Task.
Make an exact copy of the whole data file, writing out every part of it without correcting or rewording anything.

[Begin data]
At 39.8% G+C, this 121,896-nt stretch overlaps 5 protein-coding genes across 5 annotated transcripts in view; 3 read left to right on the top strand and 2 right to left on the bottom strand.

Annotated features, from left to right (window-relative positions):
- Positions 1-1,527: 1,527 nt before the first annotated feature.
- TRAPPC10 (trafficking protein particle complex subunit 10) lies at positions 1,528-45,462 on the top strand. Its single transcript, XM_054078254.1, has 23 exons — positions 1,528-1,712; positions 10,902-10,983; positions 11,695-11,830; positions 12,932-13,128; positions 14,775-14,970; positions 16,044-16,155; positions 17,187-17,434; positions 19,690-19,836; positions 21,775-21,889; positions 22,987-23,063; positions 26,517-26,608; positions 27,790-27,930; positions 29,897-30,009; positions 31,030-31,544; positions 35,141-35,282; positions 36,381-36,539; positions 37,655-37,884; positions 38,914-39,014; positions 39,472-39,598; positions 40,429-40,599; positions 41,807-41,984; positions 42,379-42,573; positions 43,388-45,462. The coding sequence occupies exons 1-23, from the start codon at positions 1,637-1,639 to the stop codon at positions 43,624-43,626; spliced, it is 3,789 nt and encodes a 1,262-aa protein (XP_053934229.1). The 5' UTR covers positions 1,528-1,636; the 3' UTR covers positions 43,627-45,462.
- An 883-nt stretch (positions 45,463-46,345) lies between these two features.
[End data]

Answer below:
At 39.8% G+C, this 121,896-nt stretch overlaps 5 protein-coding genes across 5 annotated transcripts in view; 3 read left to right on the top strand and 2 right to left on the bottom strand.

Annotated features, from left to right (window-relative positions):
- Positions 1-1,527: 1,527 nt before the first annotated feature.
- TRAPPC10 (trafficking protein particle complex subunit 10) lies at positions 1,528-45,462 on the top strand. Its single transcript, XM_054078254.1, has 23 exons — positions 1,528-1,712; positions 10,902-10,983; positions 11,695-11,830; positions 12,932-13,128; positions 14,775-14,970; positions 16,044-16,155; positions 17,187-17,434; positions 19,690-19,836; positions 21,775-21,889; positions 22,987-23,063; positions 26,517-26,608; positions 27,790-27,930; positions 29,897-30,009; positions 31,030-31,544; positions 35,141-35,282; positions 36,381-36,539; positions 37,655-37,884; positions 38,914-39,014; positions 39,472-39,598; positions 40,429-40,599; positions 41,807-41,984; positions 42,379-42,573; positions 43,388-45,462. The coding sequence occupies exons 1-23, from the start codon at positions 1,637-1,639 to the stop codon at positions 43,624-43,626; spliced, it is 3,789 nt and encodes a 1,262-aa protein (XP_053934229.1). The 5' UTR covers positions 1,528-1,636; the 3' UTR covers positions 43,627-45,462.
- An 883-nt stretch (positions 45,463-46,345) lies between these two features.